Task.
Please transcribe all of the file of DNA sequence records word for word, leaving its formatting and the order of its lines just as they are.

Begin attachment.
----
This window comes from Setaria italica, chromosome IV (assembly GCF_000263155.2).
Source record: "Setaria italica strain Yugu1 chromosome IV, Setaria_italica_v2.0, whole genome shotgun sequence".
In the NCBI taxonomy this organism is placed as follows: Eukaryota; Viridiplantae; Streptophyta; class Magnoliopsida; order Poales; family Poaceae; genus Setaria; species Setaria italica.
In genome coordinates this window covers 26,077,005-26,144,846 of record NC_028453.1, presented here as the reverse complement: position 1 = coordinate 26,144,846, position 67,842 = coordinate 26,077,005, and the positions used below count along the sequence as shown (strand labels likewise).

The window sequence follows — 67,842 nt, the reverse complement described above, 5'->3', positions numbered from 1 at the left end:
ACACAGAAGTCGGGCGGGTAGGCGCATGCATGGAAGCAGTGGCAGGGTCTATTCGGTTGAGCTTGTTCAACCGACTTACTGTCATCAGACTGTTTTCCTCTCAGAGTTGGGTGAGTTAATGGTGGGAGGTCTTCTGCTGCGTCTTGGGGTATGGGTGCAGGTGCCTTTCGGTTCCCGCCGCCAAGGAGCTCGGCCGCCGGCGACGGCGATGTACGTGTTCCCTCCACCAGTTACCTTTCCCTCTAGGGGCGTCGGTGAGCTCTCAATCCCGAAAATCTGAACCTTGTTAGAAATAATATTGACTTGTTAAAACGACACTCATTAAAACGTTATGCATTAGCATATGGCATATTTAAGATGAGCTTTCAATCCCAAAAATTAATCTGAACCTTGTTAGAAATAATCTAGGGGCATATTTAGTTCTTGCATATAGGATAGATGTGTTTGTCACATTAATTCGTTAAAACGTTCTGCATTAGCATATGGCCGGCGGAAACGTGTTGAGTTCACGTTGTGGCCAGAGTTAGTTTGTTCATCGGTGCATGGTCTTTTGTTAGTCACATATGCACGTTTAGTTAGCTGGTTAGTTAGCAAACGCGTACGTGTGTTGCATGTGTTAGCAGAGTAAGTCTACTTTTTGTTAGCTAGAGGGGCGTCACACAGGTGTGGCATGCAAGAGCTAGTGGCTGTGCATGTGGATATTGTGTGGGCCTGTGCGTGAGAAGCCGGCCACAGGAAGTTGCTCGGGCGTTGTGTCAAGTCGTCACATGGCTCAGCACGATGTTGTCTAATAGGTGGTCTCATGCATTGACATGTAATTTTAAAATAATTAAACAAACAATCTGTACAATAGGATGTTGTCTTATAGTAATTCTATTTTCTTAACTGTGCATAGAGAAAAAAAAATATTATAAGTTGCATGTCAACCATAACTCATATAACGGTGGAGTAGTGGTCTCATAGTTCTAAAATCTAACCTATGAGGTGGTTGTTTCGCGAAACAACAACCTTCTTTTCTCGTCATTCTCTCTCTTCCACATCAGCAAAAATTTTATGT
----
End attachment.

This window comes from Setaria italica, chromosome IV (assembly GCF_000263155.2).
Source record: "Setaria italica strain Yugu1 chromosome IV, Setaria_italica_v2.0, whole genome shotgun sequence".
In the NCBI taxonomy this organism is placed as follows: Eukaryota; Viridiplantae; Streptophyta; class Magnoliopsida; order Poales; family Poaceae; genus Setaria; species Setaria italica.
In genome coordinates this window covers 26,077,005-26,144,846 of record NC_028453.1, presented here as the reverse complement: position 1 = coordinate 26,144,846, position 67,842 = coordinate 26,077,005, and the positions used below count along the sequence as shown (strand labels likewise).

The window sequence follows — 67,842 nt, the reverse complement described above, 5'->3', positions numbered from 1 at the left end:
ACACAGAAGTCGGGCGGGTAGGCGCATGCATGGAAGCAGTGGCAGGGTCTATTCGGTTGAGCTTGTTCAACCGACTTACTGTCATCAGACTGTTTTCCTCTCAGAGTTGGGTGAGTTAATGGTGGGAGGTCTTCTGCTGCGTCTTGGGGTATGGGTGCAGGTGCCTTTCGGTTCCCGCCGCCAAGGAGCTCGGCCGCCGGCGACGGCGATGTACGTGTTCCCTCCACCAGTTACCTTTCCCTCTAGGGGCGTCGGTGAGCTCTCAATCCCGAAAATCTGAACCTTGTTAGAAATAATATTGACTTGTTAAAACGACACTCATTAAAACGTTATGCATTAGCATATGGCATATTTAAGATGAGCTTTCAATCCCAAAAATTAATCTGAACCTTGTTAGAAATAATCTAGGGGCATATTTAGTTCTTGCATATAGGATAGATGTGTTTGTCACATTAATTCGTTAAAACGTTCTGCATTAGCATATGGCCGGCGGAAACGTGTTGAGTTCACGTTGTGGCCAGAGTTAGTTTGTTCATCGGTGCATGGTCTTTTGTTAGTCACATATGCACGTTTAGTTAGCTGGTTAGTTAGCAAACGCGTACGTGTGTTGCATGTGTTAGCAGAGTAAGTCTACTTTTTGTTAGCTAGAGGGGCGTCACACAGGTGTGGCATGCAAGAGCTAGTGGCTGTGCATGTGGATATTGTGTGGGCCTGTGCGTGAGAAGCCGGCCACAGGAAGTTGCTCGGGCGTTGTGTCAAGTCGTCACATGGCTCAGCACGATGTTGTCTAATAGGTGGTCTCATGCATTGACATGTAATTTTAAAATAATTAAACAAACAATCTGTACAATAGGATGTTGTCTTATAGTAATTCTATTTTCTTAACTGTGCATAGAGAAAAAAAAATATTATAAGTTGCATGTCAACCATAACTCATATAACGGTGGAGTAGTGGTCTCATAGTTCTAAAATCTAACCTATGAGGTGGTTGTTTCGCGAAACAACAACCTTCTTTTCTCGTCATTCTCTCTCTTCCACATCAGCAAAAATTTTATGT